Another orange perennial that keeps trucking in our fall borders is Kniphofia thompsonii var. snowdenii. I favor spiky perennials that punctuate border designs and this poker is a showstopper. Rather than the regular congested arrangement of flowers this Kniphofia sports widely spaced multicolored tubular flowers in candy corn orange and hints of yellow. Each flower stem rises to 4’ tall; new spikes repeat through fall and continually surprise.
Flower color is obvious, but don’t overlook orange fruit. I adore Japanese persimmon (Disopyros kaki ‘Fuju’) for the beautiful shape of its deep orange fruits that persist after leaf drop into early winter. The specimen in Portland’s Lan Su Chinese Garden is to die for!
Other favorite orange-fruited shrubs are Viburnum setigerum (tea viburnum) with heavy dangling clusters of orange-red fruits (perhaps the best fruit display of any of the viburnums) and species Rosa rugosa with cherry-tomato-sized hips in arresting orange-red. R. rugosa cultivars ‘Alba’ (single white), ‘Hansa’ and ‘Therese Bugnet’ (double pinks) and ‘Blanc Double de Coubert (double white) all produce colorful hips in gardens that I have designed.
For fall foliage with plays of orange, Hamamelis x intermedia ‘Diane’ and Parrotia persica are hard to beat. Other standouts include Japanese maples, particularly selections like Acer palmatum ‘Orange Dream’ with its stunning orange new growth and yellow-orange fall color. Forever tucked in my mind is a beautiful dissected Acer palmatum ‘Waterfall’ which reliably shifts brilliant orange-red in the Japanese Hill-and-Pond Garden at Brooklyn Botanic Garden. That maple is now easily challenged by specimens in Portland’s acclaimed Japanese Garden.
Gardeners often forget that stem and bark color extend interest in the fall and winter. Euphorbia griffithii ‘Dixter’ glows with orange-red stems in our hillside borders during September and October. Cornus sanguinea ‘Winter Flame’ (and ‘Midwinter Fire’) offer brightly colored winter stems that flicker yellow, orange and red. Acer griseum (paperbark maple) is small tree standout for its exfoliating copper orange to cinnamon reddish/brown bark and showy orange to red fall color.
Since moving back to the West Coast five years ago, I have renewed my love affair with Zauschneria (now Epilobium) species and hybrids. My favorite upright forms (at least for now!) are Zauschneria ‘Bowman’ to 2 feet tall with vermillion-orange flowers and ‘Silver Select’ to 20 inches tall with silver foliage and bright orange flowers.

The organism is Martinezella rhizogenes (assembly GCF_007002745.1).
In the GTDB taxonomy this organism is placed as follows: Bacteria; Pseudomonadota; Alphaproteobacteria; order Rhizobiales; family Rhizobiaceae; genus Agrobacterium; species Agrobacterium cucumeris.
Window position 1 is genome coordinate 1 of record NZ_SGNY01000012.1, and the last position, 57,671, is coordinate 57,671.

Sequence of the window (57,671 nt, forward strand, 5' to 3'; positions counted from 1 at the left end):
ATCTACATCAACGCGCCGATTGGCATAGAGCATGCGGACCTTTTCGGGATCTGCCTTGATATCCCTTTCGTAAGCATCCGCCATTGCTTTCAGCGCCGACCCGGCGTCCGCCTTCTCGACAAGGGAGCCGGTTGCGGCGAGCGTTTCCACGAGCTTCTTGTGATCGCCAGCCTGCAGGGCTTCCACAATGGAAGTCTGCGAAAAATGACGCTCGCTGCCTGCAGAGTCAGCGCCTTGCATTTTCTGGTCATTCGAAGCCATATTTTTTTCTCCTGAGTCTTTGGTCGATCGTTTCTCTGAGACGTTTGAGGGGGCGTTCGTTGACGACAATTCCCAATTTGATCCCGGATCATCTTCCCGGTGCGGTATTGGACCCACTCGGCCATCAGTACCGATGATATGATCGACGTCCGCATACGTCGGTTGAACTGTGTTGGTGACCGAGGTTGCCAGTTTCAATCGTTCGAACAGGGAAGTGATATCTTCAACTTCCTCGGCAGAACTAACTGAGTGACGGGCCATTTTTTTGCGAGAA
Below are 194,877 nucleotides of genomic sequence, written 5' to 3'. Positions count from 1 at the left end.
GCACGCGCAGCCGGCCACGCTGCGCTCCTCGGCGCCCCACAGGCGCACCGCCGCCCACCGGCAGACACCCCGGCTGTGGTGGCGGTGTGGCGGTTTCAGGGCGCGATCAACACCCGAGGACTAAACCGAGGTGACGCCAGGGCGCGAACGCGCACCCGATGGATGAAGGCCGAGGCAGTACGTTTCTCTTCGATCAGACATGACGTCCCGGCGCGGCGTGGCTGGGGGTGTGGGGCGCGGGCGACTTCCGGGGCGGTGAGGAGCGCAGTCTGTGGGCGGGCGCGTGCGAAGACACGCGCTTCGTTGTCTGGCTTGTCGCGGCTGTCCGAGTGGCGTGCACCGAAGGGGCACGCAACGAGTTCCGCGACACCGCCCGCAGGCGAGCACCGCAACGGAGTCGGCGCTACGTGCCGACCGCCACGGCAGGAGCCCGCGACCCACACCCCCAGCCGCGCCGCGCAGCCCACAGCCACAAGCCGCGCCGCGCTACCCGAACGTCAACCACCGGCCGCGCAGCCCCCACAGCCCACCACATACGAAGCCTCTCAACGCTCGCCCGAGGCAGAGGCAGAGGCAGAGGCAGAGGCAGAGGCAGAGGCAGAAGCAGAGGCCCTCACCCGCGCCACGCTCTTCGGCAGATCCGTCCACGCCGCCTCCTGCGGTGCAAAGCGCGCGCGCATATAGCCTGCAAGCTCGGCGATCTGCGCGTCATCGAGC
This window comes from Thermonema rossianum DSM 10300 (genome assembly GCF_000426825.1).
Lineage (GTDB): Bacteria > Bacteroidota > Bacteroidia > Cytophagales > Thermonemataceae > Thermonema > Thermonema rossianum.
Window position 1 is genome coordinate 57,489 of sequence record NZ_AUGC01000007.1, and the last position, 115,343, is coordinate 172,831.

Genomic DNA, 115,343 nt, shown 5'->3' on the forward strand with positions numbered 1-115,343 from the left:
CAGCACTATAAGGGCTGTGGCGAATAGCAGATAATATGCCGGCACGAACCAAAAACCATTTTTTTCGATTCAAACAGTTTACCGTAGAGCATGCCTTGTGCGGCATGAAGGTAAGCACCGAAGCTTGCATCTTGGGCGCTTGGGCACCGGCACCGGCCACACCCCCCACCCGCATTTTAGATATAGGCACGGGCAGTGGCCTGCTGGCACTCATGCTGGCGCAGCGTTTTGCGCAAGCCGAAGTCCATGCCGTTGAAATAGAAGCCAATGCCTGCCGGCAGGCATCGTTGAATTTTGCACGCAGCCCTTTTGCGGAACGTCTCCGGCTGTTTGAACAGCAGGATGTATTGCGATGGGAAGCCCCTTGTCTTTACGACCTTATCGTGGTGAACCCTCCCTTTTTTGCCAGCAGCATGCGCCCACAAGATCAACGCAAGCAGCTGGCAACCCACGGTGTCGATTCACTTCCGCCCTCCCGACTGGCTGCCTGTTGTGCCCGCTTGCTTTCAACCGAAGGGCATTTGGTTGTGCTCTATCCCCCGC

Remember to knit together plantings with Carex testacea (orange sedge…and don’t forget annuals and vegetables that spread an orange glow in the autumn garden. Among my favorites are Bulbine frutescens ‘Hallmark’, Calibrachoa Superbells ‘Dreamsicle’, Oxalis ‘Copper Glow’, tomato ‘Sungold’ (yum!) and a new favorite from Xera Plants, Antirrhinum ‘Double Azalea Apricot’
I let orange float into winter with a metal hanging dish planter filled with Hakonechloa macra ‘All Gold’. The grass eventually shifts to a tawny hay color as it goes winter dormant, but the dish color is an everpresent, cheerful ORANGE.
My shop CONTAINED EXUBERANCE is closed for regular retail hours during winter.
BUT, you can still book garden consultations and buy garden pottery and decor by appointment.
CALL or TEXT: Bob Hyland at 518.929.0699
Summer is my favorite time in the garden. Long, warm days to kick back and enjoy a bounty of flowers and foliage in a rainbow of color.
Blue is the #1 favorite color of all people. It is nature’s color for water and sky, embraced as the hue of heaven and authority, and worn universally in denim clothing. In my garden, Agapanthus ‘Joyful Blue’ is beginning to bloom…shooting up through a sea of Molinia caerulea ‘Variegata’.
Gardeners have a fascination with “true” blue flowers in the garden. We are enticed by photos of Himalayan blue poppies (Meconospis spp.) and promises of an endless summer of blue mophead hydrangeas or a lacecap like Hydrangea serrata ‘Bluebird’.